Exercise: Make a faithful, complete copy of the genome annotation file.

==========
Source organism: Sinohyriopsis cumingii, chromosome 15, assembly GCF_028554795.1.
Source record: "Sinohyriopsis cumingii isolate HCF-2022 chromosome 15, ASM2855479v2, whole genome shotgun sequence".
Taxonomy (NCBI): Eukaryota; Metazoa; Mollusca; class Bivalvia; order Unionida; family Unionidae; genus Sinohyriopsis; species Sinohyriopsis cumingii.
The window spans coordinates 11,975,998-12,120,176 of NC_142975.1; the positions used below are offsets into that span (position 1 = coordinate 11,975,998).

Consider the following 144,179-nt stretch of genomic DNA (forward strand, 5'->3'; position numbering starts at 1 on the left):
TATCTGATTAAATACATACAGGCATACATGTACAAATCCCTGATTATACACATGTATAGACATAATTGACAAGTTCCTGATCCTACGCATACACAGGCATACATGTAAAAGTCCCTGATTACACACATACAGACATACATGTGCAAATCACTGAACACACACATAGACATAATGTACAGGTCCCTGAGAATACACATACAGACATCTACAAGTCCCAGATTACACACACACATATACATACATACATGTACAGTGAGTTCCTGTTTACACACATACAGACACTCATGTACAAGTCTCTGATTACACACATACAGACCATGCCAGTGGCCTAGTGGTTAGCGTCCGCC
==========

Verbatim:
Source organism: Sinohyriopsis cumingii, chromosome 15, assembly GCF_028554795.1.
Source record: "Sinohyriopsis cumingii isolate HCF-2022 chromosome 15, ASM2855479v2, whole genome shotgun sequence".
Taxonomy (NCBI): Eukaryota; Metazoa; Mollusca; class Bivalvia; order Unionida; family Unionidae; genus Sinohyriopsis; species Sinohyriopsis cumingii.
The window spans coordinates 11,975,998-12,120,176 of NC_142975.1; the positions used below are offsets into that span (position 1 = coordinate 11,975,998).

Consider the following 144,179-nt stretch of genomic DNA (forward strand, 5'->3'; position numbering starts at 1 on the left):
TATCTGATTAAATACATACAGGCATACATGTACAAATCCCTGATTATACACATGTATAGACATAATTGACAAGTTCCTGATCCTACGCATACACAGGCATACATGTAAAAGTCCCTGATTACACACATACAGACATACATGTGCAAATCACTGAACACACACATAGACATAATGTACAGGTCCCTGAGAATACACATACAGACATCTACAAGTCCCAGATTACACACACACATATACATACATACATGTACAGTGAGTTCCTGTTTACACACATACAGACACTCATGTACAAGTCTCTGATTACACACATACAGACCATGCCAGTGGCCTAGTGGTTAGCGTCCGCC